• February 16-17, 2021

In an unusual occurrence, Nashville experienced a significant winter storm that brought 9.6 inches of snow. This storm impacted Nashville and a large portion of the Southern United States, leading to widespread power outages and other disruptions.

Winter Season & Snowfall Pattern of Nashville

Nashville does experience snowfall, but it is relatively infrequent compared to cities located in more northern regions of the United States. The city’s geographical location plays a significant role in its snowfall patterns. Nashville lies in the north-central part of Tennessee, which places it in the country’s southeastern region.

Snow In Nashville, Tennessee (1)

Nashville typically receives an average of around 5 to 7 inches of snow annually. However, these amounts can vary significantly from one year to another. Some winters may see very little to no snow, while others might experience more substantial snowfall events. It is common for winter to pass without significant snow accumulation in the city.

In recent years, Nashville has experienced varying levels of snowfall. Climate patterns and weather trends can lead to fluctuations in the amount of snow the city receives during the winter season. The local government and residents are accustomed to adapting to these changes and are generally well-prepared for occasional winter weather.

Locations to Enjoy Snow in Nashville

While Nashville doesn’t receive heavy snowfall like some northern cities, there are still a few places within and around the city where you can enjoy the snow during winter:

This popular park in Nashville offers open spaces and scenic landscapes, which can turn into a beautiful winter wonderland when covered in snow. The iconic Parthenon replica in the park adds to the picturesque setting.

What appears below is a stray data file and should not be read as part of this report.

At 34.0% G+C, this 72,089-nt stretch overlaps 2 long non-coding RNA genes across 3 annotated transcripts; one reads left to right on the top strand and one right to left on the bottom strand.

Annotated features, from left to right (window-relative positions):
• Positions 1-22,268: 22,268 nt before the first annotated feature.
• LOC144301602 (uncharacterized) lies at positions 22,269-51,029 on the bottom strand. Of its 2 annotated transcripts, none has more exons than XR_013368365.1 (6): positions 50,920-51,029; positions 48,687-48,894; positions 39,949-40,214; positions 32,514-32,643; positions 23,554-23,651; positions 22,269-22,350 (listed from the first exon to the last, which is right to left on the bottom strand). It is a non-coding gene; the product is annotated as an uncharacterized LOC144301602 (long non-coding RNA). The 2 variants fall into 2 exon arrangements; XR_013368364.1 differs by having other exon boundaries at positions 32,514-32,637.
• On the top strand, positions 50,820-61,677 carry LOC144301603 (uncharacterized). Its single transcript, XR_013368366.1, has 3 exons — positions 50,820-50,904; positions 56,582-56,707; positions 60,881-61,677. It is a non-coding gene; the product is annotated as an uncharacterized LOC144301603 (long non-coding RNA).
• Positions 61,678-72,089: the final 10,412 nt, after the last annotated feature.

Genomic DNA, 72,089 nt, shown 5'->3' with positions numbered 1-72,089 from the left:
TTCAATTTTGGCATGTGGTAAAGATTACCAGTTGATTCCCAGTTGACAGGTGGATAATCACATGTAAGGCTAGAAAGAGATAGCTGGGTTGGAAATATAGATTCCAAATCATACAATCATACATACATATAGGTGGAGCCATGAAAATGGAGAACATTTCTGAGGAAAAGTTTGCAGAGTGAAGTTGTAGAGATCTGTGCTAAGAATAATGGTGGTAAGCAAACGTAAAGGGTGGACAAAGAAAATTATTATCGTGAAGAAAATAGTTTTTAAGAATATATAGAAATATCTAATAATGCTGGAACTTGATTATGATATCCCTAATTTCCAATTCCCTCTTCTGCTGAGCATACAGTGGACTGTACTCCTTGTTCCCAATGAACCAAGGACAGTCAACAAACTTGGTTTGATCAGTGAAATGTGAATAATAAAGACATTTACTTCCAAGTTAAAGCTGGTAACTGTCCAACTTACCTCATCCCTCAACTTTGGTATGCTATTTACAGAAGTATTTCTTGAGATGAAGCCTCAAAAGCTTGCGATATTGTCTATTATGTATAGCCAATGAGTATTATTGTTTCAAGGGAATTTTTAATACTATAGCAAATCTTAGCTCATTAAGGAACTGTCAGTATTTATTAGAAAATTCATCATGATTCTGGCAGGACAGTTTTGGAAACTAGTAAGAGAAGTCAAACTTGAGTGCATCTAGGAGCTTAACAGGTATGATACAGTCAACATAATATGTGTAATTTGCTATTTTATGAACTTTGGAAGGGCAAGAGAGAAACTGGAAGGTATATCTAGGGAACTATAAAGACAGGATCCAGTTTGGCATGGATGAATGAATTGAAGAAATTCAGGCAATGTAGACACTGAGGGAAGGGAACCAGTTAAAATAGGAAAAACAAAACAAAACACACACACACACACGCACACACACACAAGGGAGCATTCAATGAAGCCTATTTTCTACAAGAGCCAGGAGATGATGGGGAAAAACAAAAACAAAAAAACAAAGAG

• Radnor Lake State Park

Located just south of Nashville, Radnor Lake State Park provides a serene escape into nature. When it snows, the park’s hiking trails and lake become a peaceful and scenic spot for snowshoeing or light winter hiking.

  • Warner Parks

Edwin and Percy Warner Parks offer extensive green spaces and hiking trails. During snowy days, the park transforms into a great location for sledding and enjoying family-friendly snow activities.

  • Bicentennial Capitol Mall State Park

This downtown park features a beautiful open plaza and iconic landmarks. When snow falls, the park takes on a unique charm, creating opportunities for snowball fights and snowman building.

  • Opryland Hotel and Resort

This expansive resort features beautifully landscaped gardens, waterfalls, and an indoor atrium. During winter, the resort is adorned with festive holiday decorations, making it a great place to escape the cold while still enjoying the winter ambiance.

  • Cheekwood Estate & Gardens

In the winter months, Cheekwood Estate becomes a stunning display of holiday lights during their annual “Holiday Lights” event. The gardens and artistic light displays create a magical winter atmosphere.

  • Local Farms

Some farms in the surrounding areas offer winter activities such as sleigh rides, snow tubing, and bonfires. Visiting one of these farms can provide a fun and unique snow experience in the Nashville area.

Factors Influencing Snowfall in Nashville

Several factors influence snowfall in Nashville, Tennessee. The city’s relatively low latitude and low elevation contribute to milder winter temperatures, reducing the likelihood of sustained freezing conditions needed for significant snow accumulation. 

Additionally, Nashville’s geographical location within the Nashville Basin means that cold air masses may not be as well-trapped as in mountainous regions, further limiting the potential for heavy snowfall. 

The proximity to the Gulf of Mexico can result in mixed precipitation events, where warm, moist air from the Gulf interacts with cold air, leading to rain instead of snow. While Nashville does experience occasional snowfall, these geographical factors make significant snowstorms less frequent.


While snow is not a regular occurrence in Nashville, Tennessee, the city does experience occasional winter snowfall. With an average annual snowfall of 5 to 7 inches, Nashville residents and visitors can enjoy the beauty of a winter wonderland from time to time. 

Whether you are a snow enthusiast or someone who prefers milder winters, Nashville offers a diverse range of experiences and attractions to enjoy throughout the year.